This week marked the 25th anniversary of the historic April 20, 1990, march by over 150,000 Haitians across the Brooklyn Bridge (literally shaking it) into downtown Manhattan. The demonstration, which surrounded the Federal Building on lower Broadway, completely overwhelmed the New York City police, shutting down Wall Street and most other businesses in lower Manhattan. The size, militancy, and unexpectedness of the massive outpouring sent shockwaves through the U.S. political establishment.
The march was a protest against the Federal Drug Administration’s February 1990 recommendation that Haitians be restricted from donating blood because they were supposedly a high-risk group for AIDS. In 1983, the Center for Disease Control (CDC) unscientifically grouped Haitians with homosexuals, hemophiliacs, and hypodermic-needle users to create the infamous “4H” risk group. Backed by many doctors and scientists, the Haitian community, already politically active from anti-Duvalierist mobilizations, rose up to demand that the CDC rescind the designation. Thousands marched throughout 1983 and 1984, and in April 1985, the CDC removed Haitians from the AIDS high-risk list.
The massive, unified response of Haitians to the FDA’s resurrection of the CDC’s defunct policy was yet another illustration of a specific feature of Haitian political culture: once a victory is won, the Haitian people will rise up to defend against it being taken away.
Napoleon was the first to discover this truth in 1803, after he sent his brother-in-law General Leclerc at the head of 25,000 troops the year before in an effort to reestablish slavery in the French colony of St. Domingue. Declaring that “union makes strength,” our ancestors joined together in a mighty force, the indigenous army, to chase the French from the island and form Haiti, the first truly free nation in world history, a slaveless society.
After throwing off the yoke of the 30-year Duvalier dictatorship on Feb. 7, 1986, Haitians created another historic mobilization when the U.S. and Haitian ruling class tried to reestablish a neo-Duvalierist dictatorship by overthrowing President Jean-Bertrand Aristide on Sept. 30, 1991. On Oct. 12, 1991, a year and a half after the April 1990 march, some 100,000 Haitians again crossed the Brooklyn Bridge and tied up traffic in Manhattan for hours to protest the coup. That was the beginning of a three-year mobilization, in Haiti and its diaspora, which forced the U.S. to return Aristide to Haiti (although in a cage) in October 1994.
But the empire, with its “laboratory,” has studied these Haitian uprisings and learned to disguise their tactics with more sophistication. Rather than an overt rollback, like that done by Napoleon in 1802, the FDA in 1990, or Cédras in 1991, they learned to disguise their counter-revolution in Haiti behind “the electoral process” and “international community assistance.” This was how they carried out the “electoral coup d’état” (as former Organization of American States Ambassador Ricardo Seitenfus calls it) of November 2010 and March 2011, which resulted in President Michel Martelly illegally taking power (the Haitian Provisional Electoral Council—CEP—never approved the election). Martelly then took his time in neutralizing Parliament, aware that he didn’t really need to do it (in fact, it was better to wait to do it) until near the end of his term, so he could kill two birds with one stone: have right-wing, pro-imperialist candidates win both the legislature and the executive with one mixed, rigged electoral process, one controlled CEP.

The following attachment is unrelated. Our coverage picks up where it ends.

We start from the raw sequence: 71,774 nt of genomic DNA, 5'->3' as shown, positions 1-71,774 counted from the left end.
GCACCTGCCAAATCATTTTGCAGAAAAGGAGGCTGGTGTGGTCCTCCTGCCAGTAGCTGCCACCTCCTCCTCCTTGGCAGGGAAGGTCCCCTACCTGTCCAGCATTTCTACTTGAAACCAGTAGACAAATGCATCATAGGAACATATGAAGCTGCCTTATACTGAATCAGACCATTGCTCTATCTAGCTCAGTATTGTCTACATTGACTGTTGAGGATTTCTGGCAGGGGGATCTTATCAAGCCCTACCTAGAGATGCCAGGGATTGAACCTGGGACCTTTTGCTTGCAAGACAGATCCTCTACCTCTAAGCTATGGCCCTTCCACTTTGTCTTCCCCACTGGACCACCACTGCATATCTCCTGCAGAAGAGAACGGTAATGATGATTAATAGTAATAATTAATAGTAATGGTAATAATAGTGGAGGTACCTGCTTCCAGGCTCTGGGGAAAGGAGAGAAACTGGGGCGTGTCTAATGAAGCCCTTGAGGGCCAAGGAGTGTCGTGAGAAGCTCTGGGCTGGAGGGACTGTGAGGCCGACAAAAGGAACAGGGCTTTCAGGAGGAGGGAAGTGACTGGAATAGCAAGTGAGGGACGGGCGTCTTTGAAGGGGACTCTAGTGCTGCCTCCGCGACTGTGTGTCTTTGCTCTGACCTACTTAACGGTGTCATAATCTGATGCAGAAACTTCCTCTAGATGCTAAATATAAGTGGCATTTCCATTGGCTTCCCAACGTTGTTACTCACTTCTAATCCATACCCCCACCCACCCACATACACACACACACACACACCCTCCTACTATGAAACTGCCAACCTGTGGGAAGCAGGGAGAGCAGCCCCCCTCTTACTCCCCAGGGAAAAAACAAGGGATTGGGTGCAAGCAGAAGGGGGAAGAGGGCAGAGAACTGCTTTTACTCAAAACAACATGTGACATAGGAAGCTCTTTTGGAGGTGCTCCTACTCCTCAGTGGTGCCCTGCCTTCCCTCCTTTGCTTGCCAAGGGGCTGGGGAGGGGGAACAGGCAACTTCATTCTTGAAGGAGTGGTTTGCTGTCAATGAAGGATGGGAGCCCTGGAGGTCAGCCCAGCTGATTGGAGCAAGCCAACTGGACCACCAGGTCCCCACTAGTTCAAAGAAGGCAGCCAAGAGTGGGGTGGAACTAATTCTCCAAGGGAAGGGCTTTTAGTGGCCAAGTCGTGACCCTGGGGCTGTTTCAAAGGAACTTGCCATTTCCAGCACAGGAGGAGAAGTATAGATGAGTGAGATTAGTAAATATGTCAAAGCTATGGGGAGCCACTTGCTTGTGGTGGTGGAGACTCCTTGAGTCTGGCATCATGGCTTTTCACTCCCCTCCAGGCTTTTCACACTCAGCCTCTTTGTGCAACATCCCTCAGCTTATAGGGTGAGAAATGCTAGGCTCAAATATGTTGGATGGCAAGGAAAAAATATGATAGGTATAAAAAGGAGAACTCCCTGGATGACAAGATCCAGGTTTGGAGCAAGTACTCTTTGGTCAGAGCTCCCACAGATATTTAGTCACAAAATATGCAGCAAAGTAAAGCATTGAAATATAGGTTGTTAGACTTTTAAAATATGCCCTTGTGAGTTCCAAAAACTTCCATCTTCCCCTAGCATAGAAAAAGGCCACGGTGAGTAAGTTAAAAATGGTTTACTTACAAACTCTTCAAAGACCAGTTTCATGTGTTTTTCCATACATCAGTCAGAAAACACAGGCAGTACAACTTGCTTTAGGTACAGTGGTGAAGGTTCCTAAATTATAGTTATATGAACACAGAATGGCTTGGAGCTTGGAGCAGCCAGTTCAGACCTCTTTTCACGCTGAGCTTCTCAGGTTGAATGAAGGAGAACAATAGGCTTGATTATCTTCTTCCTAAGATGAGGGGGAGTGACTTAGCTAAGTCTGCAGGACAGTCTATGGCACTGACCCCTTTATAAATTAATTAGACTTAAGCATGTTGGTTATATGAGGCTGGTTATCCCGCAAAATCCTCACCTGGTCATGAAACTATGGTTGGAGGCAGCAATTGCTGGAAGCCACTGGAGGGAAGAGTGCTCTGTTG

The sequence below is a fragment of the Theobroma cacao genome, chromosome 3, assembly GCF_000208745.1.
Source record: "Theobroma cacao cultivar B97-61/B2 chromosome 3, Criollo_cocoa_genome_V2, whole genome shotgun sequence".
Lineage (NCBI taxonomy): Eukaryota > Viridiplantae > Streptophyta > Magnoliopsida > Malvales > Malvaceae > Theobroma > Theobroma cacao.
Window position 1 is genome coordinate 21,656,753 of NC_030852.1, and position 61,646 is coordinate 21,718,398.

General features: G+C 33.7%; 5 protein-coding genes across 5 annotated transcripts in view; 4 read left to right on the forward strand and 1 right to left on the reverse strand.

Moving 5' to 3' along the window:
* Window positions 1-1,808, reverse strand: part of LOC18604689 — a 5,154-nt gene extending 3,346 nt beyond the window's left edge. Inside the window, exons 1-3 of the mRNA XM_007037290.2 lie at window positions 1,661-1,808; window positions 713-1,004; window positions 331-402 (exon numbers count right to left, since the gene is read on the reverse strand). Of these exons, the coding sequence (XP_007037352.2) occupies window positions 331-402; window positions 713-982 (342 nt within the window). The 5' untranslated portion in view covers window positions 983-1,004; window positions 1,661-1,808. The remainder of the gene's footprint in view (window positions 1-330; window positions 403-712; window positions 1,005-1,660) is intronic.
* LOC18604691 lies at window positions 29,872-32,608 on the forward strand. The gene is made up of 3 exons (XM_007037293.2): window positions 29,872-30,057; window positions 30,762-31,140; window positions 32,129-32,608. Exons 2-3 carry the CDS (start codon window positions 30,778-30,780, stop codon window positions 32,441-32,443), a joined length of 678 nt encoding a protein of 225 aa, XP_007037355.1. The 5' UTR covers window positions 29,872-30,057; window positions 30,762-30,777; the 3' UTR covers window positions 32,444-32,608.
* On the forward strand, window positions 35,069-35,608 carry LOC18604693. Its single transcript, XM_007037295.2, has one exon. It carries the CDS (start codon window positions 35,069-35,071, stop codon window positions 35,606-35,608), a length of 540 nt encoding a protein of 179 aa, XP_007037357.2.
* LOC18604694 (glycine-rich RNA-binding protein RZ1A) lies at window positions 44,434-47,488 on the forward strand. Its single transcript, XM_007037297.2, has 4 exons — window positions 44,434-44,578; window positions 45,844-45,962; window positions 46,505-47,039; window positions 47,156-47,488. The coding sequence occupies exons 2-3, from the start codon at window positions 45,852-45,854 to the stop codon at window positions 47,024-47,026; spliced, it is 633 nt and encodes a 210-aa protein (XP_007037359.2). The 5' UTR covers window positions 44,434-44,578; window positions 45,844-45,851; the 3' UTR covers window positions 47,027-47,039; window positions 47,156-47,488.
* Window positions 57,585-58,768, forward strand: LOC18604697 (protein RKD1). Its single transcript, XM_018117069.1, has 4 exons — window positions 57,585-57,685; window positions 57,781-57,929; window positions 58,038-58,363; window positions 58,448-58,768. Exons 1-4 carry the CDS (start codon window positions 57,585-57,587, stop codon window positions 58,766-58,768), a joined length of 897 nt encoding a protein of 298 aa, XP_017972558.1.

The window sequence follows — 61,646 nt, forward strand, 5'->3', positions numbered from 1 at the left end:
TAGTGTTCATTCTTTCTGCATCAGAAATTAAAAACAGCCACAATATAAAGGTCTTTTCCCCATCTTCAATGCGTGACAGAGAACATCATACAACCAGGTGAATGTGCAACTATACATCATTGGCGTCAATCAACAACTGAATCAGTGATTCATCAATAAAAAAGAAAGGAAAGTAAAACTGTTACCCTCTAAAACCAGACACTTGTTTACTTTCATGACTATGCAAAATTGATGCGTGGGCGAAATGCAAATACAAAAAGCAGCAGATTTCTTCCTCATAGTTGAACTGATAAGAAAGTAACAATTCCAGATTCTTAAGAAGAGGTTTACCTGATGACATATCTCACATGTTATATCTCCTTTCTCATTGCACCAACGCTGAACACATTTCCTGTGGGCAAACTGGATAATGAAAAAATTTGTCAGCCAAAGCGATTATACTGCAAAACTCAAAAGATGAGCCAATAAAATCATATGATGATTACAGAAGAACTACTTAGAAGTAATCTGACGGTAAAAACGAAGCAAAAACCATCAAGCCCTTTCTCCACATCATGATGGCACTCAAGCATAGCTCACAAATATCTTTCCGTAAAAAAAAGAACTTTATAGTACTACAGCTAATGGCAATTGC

That is how we have arrived at the current imbroglio where the one-time leaders of the resistance to Martelly are now being docilely led to the democratic slaughterhouse due to either their illusions, delusions, or ambition.
Many know the example, based on a 19th-century experiment, of a frog placed in boiling water immediately leaping out. However, if it is placed in cold water which is then very gradually heated, it is possible to cook him alive. Pleased by the slowly warming water, the frog realizes only too late that he is being boiled to death.
We must ask if this is not what is occurring to the Haitian people today. Are they being lulled into yet another “electoral coup”? Will they accept that the “election/selections” have as funders, organizers, and umpires the very nations responsible for past coups (the U.S., France, Canada) and the military force which acts as their enforcer, the UN Mission to Stabilize Haiti (MINUSTAH)?
The “laboratory” has learned to bring about change very, very slowly and slyly in Haiti lest they stir the sleeping tiger which is the Haitian masses’ outrage at any liberty being repealed. We must become more sophisticated in understanding their new and improved tactics and tricks. The “black man” Obama in the White House? It makes no difference! A Haitian, Joel Denis, in the U.S. State Department? It makes no difference! Former Prime Minister Laurent Lamothe replaced by Evans Paul? It makes no difference!
The only way to make a real change in Haiti is to carry out Haitian elections in complete sovereignty and independence. That means Washington’s front-man, Michel Martelly, has to go, and Washington’s police force, MINUSTAH, has to go.
To make this happen, we are going to need to mobilize Haitians in the same numbers as moved on April 20, 1990, a mere 25 years ago.